An ethics watchdog group has filed a lawsuit against President Trump on his first full weekday in office, the AP reports. Citizens for Responsibility and Ethics in Washington, a liberal advocacy group that includes constitutional scholars and former White House ethics lawyers, says Trump is in violation of the constitution's Emoluments Clause, which bans accepting compensation from foreign governments, reports Reuters. "President Trump has made his slogan 'America First,'" CREW director Noah Bookbinder said in a statement. "So you would think he would want to strictly follow the Constitution’s foreign emoluments clause, since it was written to ensure our government officials are thinking of Americans first, and not foreign governments."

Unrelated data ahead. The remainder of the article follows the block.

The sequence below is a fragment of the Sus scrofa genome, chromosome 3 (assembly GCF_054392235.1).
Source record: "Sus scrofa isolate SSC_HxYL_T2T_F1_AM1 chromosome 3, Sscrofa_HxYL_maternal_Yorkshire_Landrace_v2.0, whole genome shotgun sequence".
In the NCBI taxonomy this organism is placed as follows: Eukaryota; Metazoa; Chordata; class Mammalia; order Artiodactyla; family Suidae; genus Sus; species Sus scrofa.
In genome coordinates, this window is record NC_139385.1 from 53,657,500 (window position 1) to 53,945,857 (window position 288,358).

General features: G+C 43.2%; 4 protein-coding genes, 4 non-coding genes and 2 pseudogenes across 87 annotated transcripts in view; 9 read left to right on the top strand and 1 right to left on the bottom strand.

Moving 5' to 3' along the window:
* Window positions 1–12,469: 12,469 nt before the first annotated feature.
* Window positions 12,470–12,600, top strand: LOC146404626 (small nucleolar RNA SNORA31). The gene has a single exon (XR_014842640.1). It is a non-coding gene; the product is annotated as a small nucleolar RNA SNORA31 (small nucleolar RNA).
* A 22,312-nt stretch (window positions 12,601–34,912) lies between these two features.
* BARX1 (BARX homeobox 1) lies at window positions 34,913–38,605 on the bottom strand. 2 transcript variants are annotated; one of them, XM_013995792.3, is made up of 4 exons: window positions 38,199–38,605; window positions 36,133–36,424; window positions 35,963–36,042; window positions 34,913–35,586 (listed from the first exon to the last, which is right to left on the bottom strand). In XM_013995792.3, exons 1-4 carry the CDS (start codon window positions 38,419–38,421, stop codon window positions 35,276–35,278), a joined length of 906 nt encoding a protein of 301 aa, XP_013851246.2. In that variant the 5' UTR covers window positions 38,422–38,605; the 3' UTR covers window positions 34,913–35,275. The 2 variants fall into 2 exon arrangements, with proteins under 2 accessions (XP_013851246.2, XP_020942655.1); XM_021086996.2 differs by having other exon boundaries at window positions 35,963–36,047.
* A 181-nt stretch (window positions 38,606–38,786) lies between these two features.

The group says that since Trump has refused to divest from his businesses, he will be accepting payment from foreign governments when they do things like book rooms at his hotels—and when he negotiates trade deals with countries like China, "the American people will have no way of knowing whether he will also be thinking about the profits of Trump the businessman." Trump's lawyers argue that the clause was never meant to apply to things like standard hotel bills. Eric Trump says the Trump Organization has already taken steps to address this, including pledging to donate hotel profits from foreign government guests to the Treasury. "This is purely harassment for political gain, and, frankly, I find it very, very sad," he tells the New York Times. President Trump called the lawsuit "without merit, totally without merit" after he signed some of his first executive actions Monday in the Oval Office. (More Donald Trump stories.)